By Kieron Gillen on September 28th, 2010 at 5:25 pm.
Spoilers have been on my mind. Not the Darth Vader is Bruce Willis in the Sixth Sense way, but whether the way we think about and talk about spoilers in reviews are actually appropriate for the form. In short: we spend a lot of time debating about things which barely affect our experiences at all while tearing other things free from the still living torso of a game which absolutely alters what everyone who reads then plays takes away. The first question I’m wondering is “why is there is this double-standard?” The second question “is there anything we do about it?” And the third is “should we”?
For those who’ve never read a comment thread, the sort of spoiler which is always debated are the plot based ones. This causes problems for reviewers, creating a dilemma of how much to talk about the games’ specifics when discussing its narrative. You walk a series of lines. You’re careful about showing screenshots of baddies too far into the game (while simultaneously trying to get grabs far enough into it to show you have actually played the thing). You’re careful to choose the smallest specific examples to illustrate larger themes, a couple of willing spoiler-sacrifices to make sure something is properly illustrated (To look at the previous Planescape piece, choosing a couple of vignettes and the ability to defeat the end of game boss by talking). Your plot synopsis is kept at the high level (themes, structure, etc) or – if dealing with specifics – limit to the level of the back-of-the-box synopsis and initial set up. You’re also aware that some people will always be over-sensitive to this, and roll with the punches when they choose to throw them.
But for all but a handful of games, the plot’s complete gibberish. Who gives a fuck what happens to Princess Pooble’s forbidden love in the kingdom of the mushroom racers? The game’s about the mushroom racing. Which makes me wonder… why are we so happy to let a review destroy the mushroom-racing?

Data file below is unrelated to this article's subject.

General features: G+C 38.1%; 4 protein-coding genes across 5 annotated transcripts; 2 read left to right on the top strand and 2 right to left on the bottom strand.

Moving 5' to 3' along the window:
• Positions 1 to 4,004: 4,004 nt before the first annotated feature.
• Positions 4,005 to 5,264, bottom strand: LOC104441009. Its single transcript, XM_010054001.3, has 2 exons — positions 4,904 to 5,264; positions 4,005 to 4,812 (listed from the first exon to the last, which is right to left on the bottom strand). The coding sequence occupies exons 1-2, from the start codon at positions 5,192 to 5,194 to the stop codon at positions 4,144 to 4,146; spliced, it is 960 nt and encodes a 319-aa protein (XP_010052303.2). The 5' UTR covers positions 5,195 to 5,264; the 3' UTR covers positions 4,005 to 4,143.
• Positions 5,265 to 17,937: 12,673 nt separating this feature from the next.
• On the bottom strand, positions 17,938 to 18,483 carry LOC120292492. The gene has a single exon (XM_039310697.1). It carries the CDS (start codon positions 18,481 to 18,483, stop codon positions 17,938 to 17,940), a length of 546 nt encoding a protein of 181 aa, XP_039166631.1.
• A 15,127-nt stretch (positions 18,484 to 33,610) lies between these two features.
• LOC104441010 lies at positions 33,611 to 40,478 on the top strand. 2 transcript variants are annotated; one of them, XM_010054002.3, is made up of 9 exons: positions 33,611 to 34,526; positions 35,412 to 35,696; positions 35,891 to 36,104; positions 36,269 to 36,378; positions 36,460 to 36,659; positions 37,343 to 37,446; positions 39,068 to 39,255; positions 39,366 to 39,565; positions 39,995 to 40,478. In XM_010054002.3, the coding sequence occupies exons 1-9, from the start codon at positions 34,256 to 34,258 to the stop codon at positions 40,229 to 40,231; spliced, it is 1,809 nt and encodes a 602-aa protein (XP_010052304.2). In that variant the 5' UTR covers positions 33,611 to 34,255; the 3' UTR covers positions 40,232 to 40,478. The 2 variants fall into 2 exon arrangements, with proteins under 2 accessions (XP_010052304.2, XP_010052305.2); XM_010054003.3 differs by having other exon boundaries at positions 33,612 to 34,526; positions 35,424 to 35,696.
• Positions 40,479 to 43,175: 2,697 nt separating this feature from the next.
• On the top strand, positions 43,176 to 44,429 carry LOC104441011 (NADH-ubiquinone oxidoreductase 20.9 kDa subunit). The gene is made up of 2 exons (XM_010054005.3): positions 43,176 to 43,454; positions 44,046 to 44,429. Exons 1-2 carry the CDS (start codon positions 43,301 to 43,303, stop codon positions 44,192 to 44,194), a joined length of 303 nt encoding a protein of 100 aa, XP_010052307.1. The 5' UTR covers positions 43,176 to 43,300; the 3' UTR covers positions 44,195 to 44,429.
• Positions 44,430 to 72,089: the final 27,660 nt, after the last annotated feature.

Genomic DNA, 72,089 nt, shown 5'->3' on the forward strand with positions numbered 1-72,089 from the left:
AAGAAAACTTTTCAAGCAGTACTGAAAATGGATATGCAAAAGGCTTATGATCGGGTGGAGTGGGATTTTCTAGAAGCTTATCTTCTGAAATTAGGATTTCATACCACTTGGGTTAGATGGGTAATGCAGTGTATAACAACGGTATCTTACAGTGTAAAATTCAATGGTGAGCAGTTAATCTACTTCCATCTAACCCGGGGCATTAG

Let’s give an example. It’s the one which started me actively thinking along this line. It’s Anthony Charles’ review of Amnesia over at Beefjack. And it’s a perfectly fine review. All my peers and I have written reviews of similar character. But one bit stood out, when discussing your failing sanity in game…
(And, to state the obvious, some of the following are going to be what I’m going to start calling a “mechanic spoiler”. Spoiler!)
The effect is similar to how many other games simulate inebriation, and it works to heighten your sense of vulnerability. However, in the course of my play through I never once died, directly or indirectly, from insanity. It’s even questionable if being in a lowered state of sanity is any hindrance at all. At some point towards the middle of the game, the effects of insanity start to feel like all bark and no bite.
This is true. I never once died from going mental apeshit in Amnesia. I suspect you didn’t either. However, the game at its best, for those opening four hours, you were unaware of that. You were afraid of the dark. You were excited by the possibility of your eyes bleeding and biting out your own tongue while crouching in a darkened corner. However, if you’ve read the review, you’re pre-armed that it’s a paper-tiger. You will be less afraid having read the review. The game will be considerably less effective.